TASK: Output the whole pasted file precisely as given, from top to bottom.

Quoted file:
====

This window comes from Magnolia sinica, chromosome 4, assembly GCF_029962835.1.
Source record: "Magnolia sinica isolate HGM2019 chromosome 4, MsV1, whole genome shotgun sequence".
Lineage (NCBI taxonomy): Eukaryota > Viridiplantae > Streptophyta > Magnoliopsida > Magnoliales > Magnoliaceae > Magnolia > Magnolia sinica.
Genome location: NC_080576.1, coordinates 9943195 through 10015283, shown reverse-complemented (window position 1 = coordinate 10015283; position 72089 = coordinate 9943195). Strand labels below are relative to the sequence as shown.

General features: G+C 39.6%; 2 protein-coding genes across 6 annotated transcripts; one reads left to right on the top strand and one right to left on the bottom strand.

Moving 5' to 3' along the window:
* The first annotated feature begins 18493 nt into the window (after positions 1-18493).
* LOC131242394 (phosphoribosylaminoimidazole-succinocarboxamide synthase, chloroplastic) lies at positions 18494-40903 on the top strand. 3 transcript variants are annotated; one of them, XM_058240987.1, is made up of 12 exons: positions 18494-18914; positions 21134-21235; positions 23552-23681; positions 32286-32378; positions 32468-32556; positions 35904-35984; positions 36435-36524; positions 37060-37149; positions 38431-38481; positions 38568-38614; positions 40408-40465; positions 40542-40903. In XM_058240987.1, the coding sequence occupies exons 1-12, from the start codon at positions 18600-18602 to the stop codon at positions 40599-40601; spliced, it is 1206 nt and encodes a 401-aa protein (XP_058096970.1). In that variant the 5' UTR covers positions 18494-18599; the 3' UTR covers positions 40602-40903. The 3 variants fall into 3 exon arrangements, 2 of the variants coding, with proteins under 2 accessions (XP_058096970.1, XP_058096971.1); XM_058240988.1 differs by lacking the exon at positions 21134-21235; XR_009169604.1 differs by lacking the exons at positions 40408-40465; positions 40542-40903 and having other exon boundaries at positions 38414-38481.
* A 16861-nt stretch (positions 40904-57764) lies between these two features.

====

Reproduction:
This window comes from Magnolia sinica, chromosome 4, assembly GCF_029962835.1.
Source record: "Magnolia sinica isolate HGM2019 chromosome 4, MsV1, whole genome shotgun sequence".
Lineage (NCBI taxonomy): Eukaryota > Viridiplantae > Streptophyta > Magnoliopsida > Magnoliales > Magnoliaceae > Magnolia > Magnolia sinica.
Genome location: NC_080576.1, coordinates 9943195 through 10015283, shown reverse-complemented (window position 1 = coordinate 10015283; position 72089 = coordinate 9943195). Strand labels below are relative to the sequence as shown.

General features: G+C 39.6%; 2 protein-coding genes across 6 annotated transcripts; one reads left to right on the top strand and one right to left on the bottom strand.

Moving 5' to 3' along the window:
* The first annotated feature begins 18493 nt into the window (after positions 1-18493).
* LOC131242394 (phosphoribosylaminoimidazole-succinocarboxamide synthase, chloroplastic) lies at positions 18494-40903 on the top strand. 3 transcript variants are annotated; one of them, XM_058240987.1, is made up of 12 exons: positions 18494-18914; positions 21134-21235; positions 23552-23681; positions 32286-32378; positions 32468-32556; positions 35904-35984; positions 36435-36524; positions 37060-37149; positions 38431-38481; positions 38568-38614; positions 40408-40465; positions 40542-40903. In XM_058240987.1, the coding sequence occupies exons 1-12, from the start codon at positions 18600-18602 to the stop codon at positions 40599-40601; spliced, it is 1206 nt and encodes a 401-aa protein (XP_058096970.1). In that variant the 5' UTR covers positions 18494-18599; the 3' UTR covers positions 40602-40903. The 3 variants fall into 3 exon arrangements, 2 of the variants coding, with proteins under 2 accessions (XP_058096970.1, XP_058096971.1); XM_058240988.1 differs by lacking the exon at positions 21134-21235; XR_009169604.1 differs by lacking the exons at positions 40408-40465; positions 40542-40903 and having other exon boundaries at positions 38414-38481.
* A 16861-nt stretch (positions 40904-57764) lies between these two features.